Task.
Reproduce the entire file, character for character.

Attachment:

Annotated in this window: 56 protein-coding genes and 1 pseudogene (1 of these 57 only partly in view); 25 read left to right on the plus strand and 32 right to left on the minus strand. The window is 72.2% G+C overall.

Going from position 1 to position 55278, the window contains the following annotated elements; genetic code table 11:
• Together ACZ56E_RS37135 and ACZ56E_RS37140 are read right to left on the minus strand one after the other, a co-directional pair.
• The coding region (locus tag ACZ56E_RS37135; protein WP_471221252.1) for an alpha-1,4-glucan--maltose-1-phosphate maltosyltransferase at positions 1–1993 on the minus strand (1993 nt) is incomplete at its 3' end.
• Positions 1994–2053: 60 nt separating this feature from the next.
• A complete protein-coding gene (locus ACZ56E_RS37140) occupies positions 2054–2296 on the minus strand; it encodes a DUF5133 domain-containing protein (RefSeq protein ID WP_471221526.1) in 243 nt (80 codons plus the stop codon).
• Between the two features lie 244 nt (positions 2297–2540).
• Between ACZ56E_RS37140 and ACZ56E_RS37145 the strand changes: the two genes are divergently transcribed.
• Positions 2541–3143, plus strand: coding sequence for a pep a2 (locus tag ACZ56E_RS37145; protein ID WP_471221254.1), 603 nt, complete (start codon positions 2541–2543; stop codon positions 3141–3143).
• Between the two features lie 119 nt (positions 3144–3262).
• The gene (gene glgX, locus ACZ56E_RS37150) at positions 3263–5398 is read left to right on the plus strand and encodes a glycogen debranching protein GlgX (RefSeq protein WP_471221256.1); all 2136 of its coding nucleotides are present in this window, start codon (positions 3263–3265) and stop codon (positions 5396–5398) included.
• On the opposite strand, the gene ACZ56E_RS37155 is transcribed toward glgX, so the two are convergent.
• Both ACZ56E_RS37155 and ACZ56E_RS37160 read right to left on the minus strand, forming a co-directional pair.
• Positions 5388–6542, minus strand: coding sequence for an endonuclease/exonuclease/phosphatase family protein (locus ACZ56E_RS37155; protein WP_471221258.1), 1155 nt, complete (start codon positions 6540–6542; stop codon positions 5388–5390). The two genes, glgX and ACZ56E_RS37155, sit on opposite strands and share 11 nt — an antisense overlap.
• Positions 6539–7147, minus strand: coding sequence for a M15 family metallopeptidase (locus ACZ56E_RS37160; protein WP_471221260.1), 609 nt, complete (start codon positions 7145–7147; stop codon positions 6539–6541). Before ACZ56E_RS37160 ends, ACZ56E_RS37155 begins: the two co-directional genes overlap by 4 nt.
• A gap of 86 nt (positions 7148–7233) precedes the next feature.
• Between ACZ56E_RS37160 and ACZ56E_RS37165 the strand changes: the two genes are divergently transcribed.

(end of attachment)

Annotated in this window: 56 protein-coding genes and 1 pseudogene (1 of these 57 only partly in view); 25 read left to right on the plus strand and 32 right to left on the minus strand. The window is 72.2% G+C overall.

Going from position 1 to position 55278, the window contains the following annotated elements; genetic code table 11:
• Together ACZ56E_RS37135 and ACZ56E_RS37140 are read right to left on the minus strand one after the other, a co-directional pair.
• The coding region (locus tag ACZ56E_RS37135; protein WP_471221252.1) for an alpha-1,4-glucan--maltose-1-phosphate maltosyltransferase at positions 1–1993 on the minus strand (1993 nt) is incomplete at its 3' end.
• Positions 1994–2053: 60 nt separating this feature from the next.
• A complete protein-coding gene (locus ACZ56E_RS37140) occupies positions 2054–2296 on the minus strand; it encodes a DUF5133 domain-containing protein (RefSeq protein ID WP_471221526.1) in 243 nt (80 codons plus the stop codon).
• Between the two features lie 244 nt (positions 2297–2540).
• Between ACZ56E_RS37140 and ACZ56E_RS37145 the strand changes: the two genes are divergently transcribed.
• Positions 2541–3143, plus strand: coding sequence for a pep a2 (locus tag ACZ56E_RS37145; protein ID WP_471221254.1), 603 nt, complete (start codon positions 2541–2543; stop codon positions 3141–3143).
• Between the two features lie 119 nt (positions 3144–3262).
• The gene (gene glgX, locus ACZ56E_RS37150) at positions 3263–5398 is read left to right on the plus strand and encodes a glycogen debranching protein GlgX (RefSeq protein WP_471221256.1); all 2136 of its coding nucleotides are present in this window, start codon (positions 3263–3265) and stop codon (positions 5396–5398) included.
• On the opposite strand, the gene ACZ56E_RS37155 is transcribed toward glgX, so the two are convergent.
• Both ACZ56E_RS37155 and ACZ56E_RS37160 read right to left on the minus strand, forming a co-directional pair.
• Positions 5388–6542, minus strand: coding sequence for an endonuclease/exonuclease/phosphatase family protein (locus ACZ56E_RS37155; protein WP_471221258.1), 1155 nt, complete (start codon positions 6540–6542; stop codon positions 5388–5390). The two genes, glgX and ACZ56E_RS37155, sit on opposite strands and share 11 nt — an antisense overlap.
• Positions 6539–7147, minus strand: coding sequence for a M15 family metallopeptidase (locus ACZ56E_RS37160; protein WP_471221260.1), 609 nt, complete (start codon positions 7145–7147; stop codon positions 6539–6541). Before ACZ56E_RS37160 ends, ACZ56E_RS37155 begins: the two co-directional genes overlap by 4 nt.
• A gap of 86 nt (positions 7148–7233) precedes the next feature.
• Between ACZ56E_RS37160 and ACZ56E_RS37165 the strand changes: the two genes are divergently transcribed.